Gendercide 24/7 and you don’t care

October 3, 2007

Why aren’t the feminists in America focused on ending the slaughter of young women in China and India? I’m not talking about abortion. I’m talking about the murder of babies; young girls, the handicapped or other unwanted children.

It’s sad but it’s nothing new. Back in 200BC the Greeks were doing this with a smile on their face. I bet you weren’t taught about this in Public School. You probably weren’t told about the ugly side of the Greeks because they are the beloved of academia. The Greeks were pigs in so many ways…but I digress. The current champions of death today are China and India.

Here’s a recent true story from India…

Lakshmi already had one daughter, so when she gave birth to a second girl, she killed her. For the three days of her second child’s short life, Lakshmi admits, she refused to nurse her. To silence the infant’s famished cries, the impoverished village woman squeezed the milky sap from an oleander shrub, mixed it with castor oil, and forced the poisonous potion down the newborn’s throat. The baby bled from the nose, then died soon afterward. Female neighbors buried her in a small hole near Lakshmi’s square thatched hut of sunbaked mud. They sympathized with Lakshmi, and in the same circumstances, some would probably have done what she did. For despite the risk of execution by hanging and about 16 months of a much-ballyhooed government scheme to assist families with daughters, in some hamlets of … Tamil Nadu, murdering girls is still sometimes believed to be a wiser course than raising them. “A daughter is always liabilities. How can I bring up a second?” Lakshmi, 28, answered firmly when asked by a visitor how she could have taken her own child’s life eight years ago. “Instead of her suffering the way I do, I thought it was better to get rid of her.”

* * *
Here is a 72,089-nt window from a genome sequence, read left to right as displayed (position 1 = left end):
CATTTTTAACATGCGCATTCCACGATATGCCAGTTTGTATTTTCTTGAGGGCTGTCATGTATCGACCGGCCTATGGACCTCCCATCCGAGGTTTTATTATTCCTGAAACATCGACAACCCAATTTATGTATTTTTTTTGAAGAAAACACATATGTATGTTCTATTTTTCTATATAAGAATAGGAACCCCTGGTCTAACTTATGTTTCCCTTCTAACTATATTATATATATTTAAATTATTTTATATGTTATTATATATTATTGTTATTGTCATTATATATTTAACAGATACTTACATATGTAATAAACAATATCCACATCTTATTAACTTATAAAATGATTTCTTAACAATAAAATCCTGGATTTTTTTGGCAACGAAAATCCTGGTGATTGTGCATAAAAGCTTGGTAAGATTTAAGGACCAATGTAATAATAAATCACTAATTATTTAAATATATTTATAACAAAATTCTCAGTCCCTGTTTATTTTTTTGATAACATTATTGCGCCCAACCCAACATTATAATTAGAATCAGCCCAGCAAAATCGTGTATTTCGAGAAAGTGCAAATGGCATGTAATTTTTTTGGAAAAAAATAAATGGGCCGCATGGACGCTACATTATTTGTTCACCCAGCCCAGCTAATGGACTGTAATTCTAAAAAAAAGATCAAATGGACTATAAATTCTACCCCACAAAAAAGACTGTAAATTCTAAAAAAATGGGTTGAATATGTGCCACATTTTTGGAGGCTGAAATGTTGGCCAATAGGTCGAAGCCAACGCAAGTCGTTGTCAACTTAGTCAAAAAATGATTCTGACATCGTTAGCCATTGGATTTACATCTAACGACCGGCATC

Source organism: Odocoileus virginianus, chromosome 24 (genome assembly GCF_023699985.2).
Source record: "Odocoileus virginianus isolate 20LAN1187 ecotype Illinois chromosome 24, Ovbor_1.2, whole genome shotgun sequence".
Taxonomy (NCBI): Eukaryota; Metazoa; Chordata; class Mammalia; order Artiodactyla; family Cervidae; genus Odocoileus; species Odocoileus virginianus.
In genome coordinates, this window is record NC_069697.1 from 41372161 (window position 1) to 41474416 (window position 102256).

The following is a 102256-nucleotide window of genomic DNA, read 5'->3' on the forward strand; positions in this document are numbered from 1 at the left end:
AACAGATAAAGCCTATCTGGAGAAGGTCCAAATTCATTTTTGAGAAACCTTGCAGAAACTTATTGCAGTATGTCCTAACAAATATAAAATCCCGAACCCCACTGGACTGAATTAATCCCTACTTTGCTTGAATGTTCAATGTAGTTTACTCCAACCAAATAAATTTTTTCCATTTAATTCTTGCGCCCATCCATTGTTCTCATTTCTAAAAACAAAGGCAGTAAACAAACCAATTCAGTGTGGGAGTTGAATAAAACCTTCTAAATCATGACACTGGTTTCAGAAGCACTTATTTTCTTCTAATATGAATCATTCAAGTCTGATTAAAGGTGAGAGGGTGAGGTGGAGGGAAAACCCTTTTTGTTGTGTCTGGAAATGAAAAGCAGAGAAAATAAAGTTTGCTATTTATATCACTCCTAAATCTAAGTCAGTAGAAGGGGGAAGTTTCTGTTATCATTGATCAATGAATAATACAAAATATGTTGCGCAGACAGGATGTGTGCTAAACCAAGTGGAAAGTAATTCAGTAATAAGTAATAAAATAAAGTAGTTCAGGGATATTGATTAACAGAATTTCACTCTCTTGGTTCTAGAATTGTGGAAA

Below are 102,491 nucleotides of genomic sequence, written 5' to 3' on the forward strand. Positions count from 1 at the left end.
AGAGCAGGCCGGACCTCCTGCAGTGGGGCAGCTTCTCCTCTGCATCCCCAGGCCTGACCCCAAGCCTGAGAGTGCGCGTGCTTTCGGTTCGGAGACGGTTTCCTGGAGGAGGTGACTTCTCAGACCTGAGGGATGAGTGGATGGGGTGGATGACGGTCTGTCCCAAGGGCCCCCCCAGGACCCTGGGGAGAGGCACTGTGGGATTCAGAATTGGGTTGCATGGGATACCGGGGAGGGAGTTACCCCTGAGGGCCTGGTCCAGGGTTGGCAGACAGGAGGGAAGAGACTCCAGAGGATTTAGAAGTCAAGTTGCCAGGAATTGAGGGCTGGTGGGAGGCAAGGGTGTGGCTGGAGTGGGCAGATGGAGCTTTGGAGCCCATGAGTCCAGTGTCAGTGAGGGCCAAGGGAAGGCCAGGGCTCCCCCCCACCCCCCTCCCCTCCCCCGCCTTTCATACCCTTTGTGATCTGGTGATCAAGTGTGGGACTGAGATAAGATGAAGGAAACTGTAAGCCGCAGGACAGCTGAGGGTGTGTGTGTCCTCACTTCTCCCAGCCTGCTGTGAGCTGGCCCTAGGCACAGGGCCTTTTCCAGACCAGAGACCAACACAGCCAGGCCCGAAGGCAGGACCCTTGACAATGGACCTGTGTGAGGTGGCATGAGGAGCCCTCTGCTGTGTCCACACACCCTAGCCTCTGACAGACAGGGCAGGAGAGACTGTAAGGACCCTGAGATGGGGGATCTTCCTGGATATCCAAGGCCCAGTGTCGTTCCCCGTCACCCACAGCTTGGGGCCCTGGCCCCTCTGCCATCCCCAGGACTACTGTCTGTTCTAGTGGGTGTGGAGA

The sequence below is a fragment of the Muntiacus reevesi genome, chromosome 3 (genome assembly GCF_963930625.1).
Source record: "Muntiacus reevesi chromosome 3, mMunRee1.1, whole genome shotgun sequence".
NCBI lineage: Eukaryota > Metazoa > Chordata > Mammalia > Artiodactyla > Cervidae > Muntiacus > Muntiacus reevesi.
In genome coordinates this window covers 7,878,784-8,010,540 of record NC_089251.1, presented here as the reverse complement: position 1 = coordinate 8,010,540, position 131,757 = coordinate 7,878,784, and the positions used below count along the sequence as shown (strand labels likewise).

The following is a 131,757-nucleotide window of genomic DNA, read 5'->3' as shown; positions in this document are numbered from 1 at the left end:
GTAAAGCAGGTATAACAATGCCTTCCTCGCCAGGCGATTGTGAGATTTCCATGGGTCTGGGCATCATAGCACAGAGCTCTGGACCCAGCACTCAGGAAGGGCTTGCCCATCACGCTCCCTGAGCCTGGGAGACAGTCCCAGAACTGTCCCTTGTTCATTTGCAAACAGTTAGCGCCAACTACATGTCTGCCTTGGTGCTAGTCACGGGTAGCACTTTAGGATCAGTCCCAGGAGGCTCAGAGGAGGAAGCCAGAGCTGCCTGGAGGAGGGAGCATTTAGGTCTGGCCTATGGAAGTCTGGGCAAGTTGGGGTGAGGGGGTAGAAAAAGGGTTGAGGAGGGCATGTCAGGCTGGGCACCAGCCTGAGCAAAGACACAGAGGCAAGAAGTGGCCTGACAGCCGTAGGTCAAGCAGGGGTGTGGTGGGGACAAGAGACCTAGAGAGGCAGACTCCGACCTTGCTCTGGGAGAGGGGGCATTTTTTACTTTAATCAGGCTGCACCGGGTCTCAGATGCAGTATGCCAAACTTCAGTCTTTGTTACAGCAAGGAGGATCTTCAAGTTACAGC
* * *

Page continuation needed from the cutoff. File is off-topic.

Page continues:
Quote by John-Thor Dahlburg writing for the LA Times in his article, “Where killing baby girls ‘is no big sin'”

Things are worse in China where girls are considered “maggots in the rice.” Read on if you have the stomach…

…culture dictates that when a girl marries she leaves her family and becomes part of her husband’s family. For this reason Chinese peasants have for many centuries wanted a son to ensure there is someone to look after them in their old age — having a boy child is the best pension a Chinese peasant can get. Baby girls are even called “maggots in the rice”…Quote from “Gendercide and Genocide” by Adam Jones

 

I’m not disillusioned by this horrific tragedy. I know many wonderful people from China and India. That’s why I believe we can prevent this from happening. The people of the world need to be more vocal about our disapproval of these egregious acts.

If you care about this topic you might consider getting involved. It’s actually easier then you might think. There’s more than one website dedicated to stopping Gendercide, you could simply surf over to http://www.gendercide.org/ and signup for their mailing list.